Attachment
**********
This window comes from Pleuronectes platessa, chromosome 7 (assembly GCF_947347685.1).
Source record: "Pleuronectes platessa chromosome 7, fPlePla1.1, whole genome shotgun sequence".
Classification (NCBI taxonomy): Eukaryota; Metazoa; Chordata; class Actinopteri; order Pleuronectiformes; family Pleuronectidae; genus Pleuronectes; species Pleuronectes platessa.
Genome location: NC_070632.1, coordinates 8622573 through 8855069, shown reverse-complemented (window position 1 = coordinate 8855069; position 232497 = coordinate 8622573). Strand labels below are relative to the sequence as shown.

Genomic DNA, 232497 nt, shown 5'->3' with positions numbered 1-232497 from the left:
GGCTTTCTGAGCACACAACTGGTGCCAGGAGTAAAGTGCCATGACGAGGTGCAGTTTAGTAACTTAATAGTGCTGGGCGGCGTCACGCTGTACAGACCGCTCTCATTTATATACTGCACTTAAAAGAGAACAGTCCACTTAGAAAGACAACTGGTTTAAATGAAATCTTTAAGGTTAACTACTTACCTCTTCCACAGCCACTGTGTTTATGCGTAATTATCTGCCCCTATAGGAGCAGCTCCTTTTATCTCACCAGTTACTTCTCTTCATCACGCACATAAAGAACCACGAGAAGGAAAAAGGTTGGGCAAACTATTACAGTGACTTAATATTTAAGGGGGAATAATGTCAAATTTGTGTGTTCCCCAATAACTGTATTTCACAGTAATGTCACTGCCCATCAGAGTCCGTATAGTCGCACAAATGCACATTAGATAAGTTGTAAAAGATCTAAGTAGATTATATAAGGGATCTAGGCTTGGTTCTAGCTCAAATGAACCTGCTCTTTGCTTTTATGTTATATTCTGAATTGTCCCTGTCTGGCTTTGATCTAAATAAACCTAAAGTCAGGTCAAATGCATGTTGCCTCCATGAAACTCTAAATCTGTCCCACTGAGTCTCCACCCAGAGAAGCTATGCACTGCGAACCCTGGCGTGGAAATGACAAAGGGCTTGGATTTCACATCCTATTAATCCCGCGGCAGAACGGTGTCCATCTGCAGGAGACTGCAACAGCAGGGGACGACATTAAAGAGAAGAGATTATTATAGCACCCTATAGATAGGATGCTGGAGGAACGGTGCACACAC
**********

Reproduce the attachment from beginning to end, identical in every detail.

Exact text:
This window comes from Pleuronectes platessa, chromosome 7 (assembly GCF_947347685.1).
Source record: "Pleuronectes platessa chromosome 7, fPlePla1.1, whole genome shotgun sequence".
Classification (NCBI taxonomy): Eukaryota; Metazoa; Chordata; class Actinopteri; order Pleuronectiformes; family Pleuronectidae; genus Pleuronectes; species Pleuronectes platessa.
Genome location: NC_070632.1, coordinates 8622573 through 8855069, shown reverse-complemented (window position 1 = coordinate 8855069; position 232497 = coordinate 8622573). Strand labels below are relative to the sequence as shown.

Genomic DNA, 232497 nt, shown 5'->3' with positions numbered 1-232497 from the left:
GGCTTTCTGAGCACACAACTGGTGCCAGGAGTAAAGTGCCATGACGAGGTGCAGTTTAGTAACTTAATAGTGCTGGGCGGCGTCACGCTGTACAGACCGCTCTCATTTATATACTGCACTTAAAAGAGAACAGTCCACTTAGAAAGACAACTGGTTTAAATGAAATCTTTAAGGTTAACTACTTACCTCTTCCACAGCCACTGTGTTTATGCGTAATTATCTGCCCCTATAGGAGCAGCTCCTTTTATCTCACCAGTTACTTCTCTTCATCACGCACATAAAGAACCACGAGAAGGAAAAAGGTTGGGCAAACTATTACAGTGACTTAATATTTAAGGGGGAATAATGTCAAATTTGTGTGTTCCCCAATAACTGTATTTCACAGTAATGTCACTGCCCATCAGAGTCCGTATAGTCGCACAAATGCACATTAGATAAGTTGTAAAAGATCTAAGTAGATTATATAAGGGATCTAGGCTTGGTTCTAGCTCAAATGAACCTGCTCTTTGCTTTTATGTTATATTCTGAATTGTCCCTGTCTGGCTTTGATCTAAATAAACCTAAAGTCAGGTCAAATGCATGTTGCCTCCATGAAACTCTAAATCTGTCCCACTGAGTCTCCACCCAGAGAAGCTATGCACTGCGAACCCTGGCGTGGAAATGACAAAGGGCTTGGATTTCACATCCTATTAATCCCGCGGCAGAACGGTGTCCATCTGCAGGAGACTGCAACAGCAGGGGACGACATTAAAGAGAAGAGATTATTATAGCACCCTATAGATAGGATGCTGGAGGAACGGTGCACACAC